Of course, the DCC support team came into existence as part of a broader community focused on supporting researchers’ digital needs: one that is made up of the faculty Data Stewards, ICT Innovation, Library Research Services, the DHPC, and the Library team for Research Data Management. The DCC contributes to ongoing training initiatives like Software and Data Carpentry workshops that equip researchers with basic skills to work with data and code, as well as designs custom training in the context of hands-on support provided to research groups. One such example is the “Python Essentials for GIS Learners” workshop, designed by the DCC during support of a project in ABE focused on shifting to programmatic and reproducible analysis of historical maps (the full content of this course is freely available on GitHub).
The program featured a lively Round Table discussion between researchers who received hands-on support from the DCC and the DCC members that supported them, focusing on the DCC model of co-creation to help researchers solve complex and pressing data- and software-related challenges. Researcher panelists Omar Kammouh, Carola Hein, and Liedewij Laan shared their experience working alongside DCC members Maurits Kok, Jose Urra Llanusa, and Ashley Cryan in a spirited hour of moderated discussion. Each researcher panelist was invited first to introduce the project for which they received DCC support in the context of the challenges that inspired them to submit an application to the DCC. Then, DCC members were invited to elaborate on these challenges from their perspective and highlight the solutions implemented in each case. The DCC style of close collaboration over a period of six months was positively received by researchers who found the engagement productive and supportive of their research data management and software development process. The need to develop a kind of “common language” between members of the DCC and research group across domain and technical expertise was highlighted in several cases, and served to clarify concepts, strengthen trust and communication, and build knowledge on both sides that aided in the delivery of robust solutions. Practical benefits from the application of the FAIR principles to researchers’ existing workflows and outputs were also mentioned across cases. Collaboration with the DCC enabled researchers to share their data and software more broadly amongst direct collaborators and externally to the wider international research community. The last question of this discussion was whether Omar, Carola and Liedewij would recommend that other researchers at TU Delft apply for hands-on support from the DCC: the answer was an emphatic yes!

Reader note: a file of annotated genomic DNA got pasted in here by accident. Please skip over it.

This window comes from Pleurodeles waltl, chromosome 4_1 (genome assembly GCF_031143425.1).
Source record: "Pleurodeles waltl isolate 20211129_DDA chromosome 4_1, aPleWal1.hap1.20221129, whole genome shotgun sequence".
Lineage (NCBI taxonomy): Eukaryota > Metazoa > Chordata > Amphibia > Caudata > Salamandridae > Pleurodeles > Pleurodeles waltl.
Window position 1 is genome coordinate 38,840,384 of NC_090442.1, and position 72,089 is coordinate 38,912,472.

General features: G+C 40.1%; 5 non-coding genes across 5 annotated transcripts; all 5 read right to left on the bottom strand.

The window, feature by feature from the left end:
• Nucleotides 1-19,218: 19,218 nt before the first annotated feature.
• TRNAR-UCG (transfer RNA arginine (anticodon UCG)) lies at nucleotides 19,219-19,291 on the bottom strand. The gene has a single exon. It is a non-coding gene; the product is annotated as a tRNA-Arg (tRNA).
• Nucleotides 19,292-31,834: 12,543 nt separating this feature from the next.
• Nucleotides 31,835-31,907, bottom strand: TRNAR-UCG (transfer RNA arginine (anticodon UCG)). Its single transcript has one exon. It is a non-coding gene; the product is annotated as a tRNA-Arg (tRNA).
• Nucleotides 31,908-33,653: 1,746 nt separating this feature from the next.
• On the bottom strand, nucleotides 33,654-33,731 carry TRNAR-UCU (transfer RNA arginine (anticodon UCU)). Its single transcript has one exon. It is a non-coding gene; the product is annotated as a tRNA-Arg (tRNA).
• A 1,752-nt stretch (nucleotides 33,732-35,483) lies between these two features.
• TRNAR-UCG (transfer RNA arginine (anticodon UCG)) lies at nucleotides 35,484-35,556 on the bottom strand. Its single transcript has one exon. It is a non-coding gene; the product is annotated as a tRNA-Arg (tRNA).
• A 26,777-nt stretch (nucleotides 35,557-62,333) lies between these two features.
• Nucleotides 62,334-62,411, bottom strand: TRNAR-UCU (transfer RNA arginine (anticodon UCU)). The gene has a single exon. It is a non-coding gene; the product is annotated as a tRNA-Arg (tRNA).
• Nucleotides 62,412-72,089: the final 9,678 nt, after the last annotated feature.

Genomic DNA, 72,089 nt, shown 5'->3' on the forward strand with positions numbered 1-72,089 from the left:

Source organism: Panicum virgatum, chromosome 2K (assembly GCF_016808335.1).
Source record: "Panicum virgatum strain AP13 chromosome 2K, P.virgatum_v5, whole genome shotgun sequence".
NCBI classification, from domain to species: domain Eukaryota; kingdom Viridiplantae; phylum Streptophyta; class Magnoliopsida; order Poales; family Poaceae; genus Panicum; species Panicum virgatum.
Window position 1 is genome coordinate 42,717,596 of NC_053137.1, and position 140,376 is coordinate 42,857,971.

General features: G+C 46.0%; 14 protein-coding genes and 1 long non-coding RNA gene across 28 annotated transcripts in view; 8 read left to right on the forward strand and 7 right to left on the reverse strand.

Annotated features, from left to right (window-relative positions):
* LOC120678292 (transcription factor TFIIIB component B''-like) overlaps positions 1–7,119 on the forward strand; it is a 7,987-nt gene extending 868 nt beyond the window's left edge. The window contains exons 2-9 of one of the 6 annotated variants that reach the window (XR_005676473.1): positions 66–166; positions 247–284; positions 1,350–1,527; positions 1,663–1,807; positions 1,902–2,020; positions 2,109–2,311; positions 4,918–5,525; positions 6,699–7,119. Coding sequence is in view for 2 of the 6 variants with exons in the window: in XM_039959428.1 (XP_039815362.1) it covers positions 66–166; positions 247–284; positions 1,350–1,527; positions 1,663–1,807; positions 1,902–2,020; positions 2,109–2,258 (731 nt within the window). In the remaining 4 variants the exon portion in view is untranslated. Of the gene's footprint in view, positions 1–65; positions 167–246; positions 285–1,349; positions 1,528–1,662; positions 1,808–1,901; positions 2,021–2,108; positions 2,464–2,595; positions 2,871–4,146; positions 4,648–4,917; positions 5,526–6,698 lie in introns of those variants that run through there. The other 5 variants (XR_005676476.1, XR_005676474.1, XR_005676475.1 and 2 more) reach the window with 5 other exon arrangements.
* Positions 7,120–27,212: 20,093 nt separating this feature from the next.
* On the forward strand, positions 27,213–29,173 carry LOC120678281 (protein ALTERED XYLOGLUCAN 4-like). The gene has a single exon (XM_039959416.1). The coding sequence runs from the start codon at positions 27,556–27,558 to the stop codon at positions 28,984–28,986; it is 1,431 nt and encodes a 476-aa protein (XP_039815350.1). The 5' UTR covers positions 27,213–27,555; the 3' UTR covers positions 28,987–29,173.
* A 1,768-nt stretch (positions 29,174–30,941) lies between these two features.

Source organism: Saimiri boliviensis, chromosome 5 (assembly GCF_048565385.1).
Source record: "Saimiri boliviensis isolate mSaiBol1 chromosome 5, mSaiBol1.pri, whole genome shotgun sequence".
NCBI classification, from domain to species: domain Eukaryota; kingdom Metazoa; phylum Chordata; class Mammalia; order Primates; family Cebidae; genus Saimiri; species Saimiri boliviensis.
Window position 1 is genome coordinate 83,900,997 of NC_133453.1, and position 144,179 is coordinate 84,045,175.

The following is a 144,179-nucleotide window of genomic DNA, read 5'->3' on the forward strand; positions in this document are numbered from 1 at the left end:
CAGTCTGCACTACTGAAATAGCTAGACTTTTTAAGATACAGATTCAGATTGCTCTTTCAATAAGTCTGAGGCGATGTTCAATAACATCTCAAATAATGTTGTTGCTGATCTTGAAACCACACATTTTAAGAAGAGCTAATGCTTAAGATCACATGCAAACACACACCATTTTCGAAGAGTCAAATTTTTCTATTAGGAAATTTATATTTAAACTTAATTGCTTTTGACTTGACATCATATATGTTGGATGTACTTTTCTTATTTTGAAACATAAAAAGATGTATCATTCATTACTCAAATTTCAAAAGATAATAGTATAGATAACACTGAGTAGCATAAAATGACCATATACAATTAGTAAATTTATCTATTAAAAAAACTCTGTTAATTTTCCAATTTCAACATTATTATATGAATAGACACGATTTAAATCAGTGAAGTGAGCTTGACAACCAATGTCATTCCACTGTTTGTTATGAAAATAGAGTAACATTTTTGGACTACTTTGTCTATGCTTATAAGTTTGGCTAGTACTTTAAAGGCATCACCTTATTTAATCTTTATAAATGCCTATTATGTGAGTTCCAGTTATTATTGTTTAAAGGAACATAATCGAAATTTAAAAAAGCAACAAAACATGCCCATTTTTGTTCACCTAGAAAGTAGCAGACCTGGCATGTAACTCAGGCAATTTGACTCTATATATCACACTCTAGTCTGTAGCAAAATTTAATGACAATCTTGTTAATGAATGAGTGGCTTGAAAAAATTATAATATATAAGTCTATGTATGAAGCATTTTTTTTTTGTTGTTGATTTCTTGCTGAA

Attendees then had the option to join one of the four thematic breakout sessions: Community Building; Digital Skills and Training; Looking Ahead: Impactful Research Competencies of the Future; and Infrastructure, Technology and Tooling for Scientific Computing. Moderators Connie Clare and Emmy Tsang in the Community Building breakout room invited research support professionals from across universities and countries to share their experience being part of scientific communities, and found that recurring themes of knowledge sharing, inclusivity, friendship and empowerment wove throughout most people’s positive experiences. The discussion in the Digital Skills and Training room, moderated by Meta Keijzer-de Ruijter, Paula Martinez Lavancy, and Niket Agrawal, touched upon existing curricula and training programs available at TU Delft to help researchers and students alike develop strengths in fundamental digital skills like programming and version control. In the Looking Ahead room, moderators Alastair Dunning and Maurits Kok led a lively discussion on challenges related to rapidly advancing technology, and how the provision of ICT services and infrastructure solutions can avoid becoming a kind of “black box” to researchers. The Infrastructure, Technology and Tooling room, led by Jose Urra Llanusa, Kees den Heijer, and Dennis Palagin, discussed researchers’ need for IT infrastructure and technical support in the specific context of their research domain, including specialised tools and security measures that can help facilitate international collaboration. When the group came together in the main room to share summaries of each room’s discussion, the common themes of scalability, collaboration, and a balanced approach to centralised support emerged.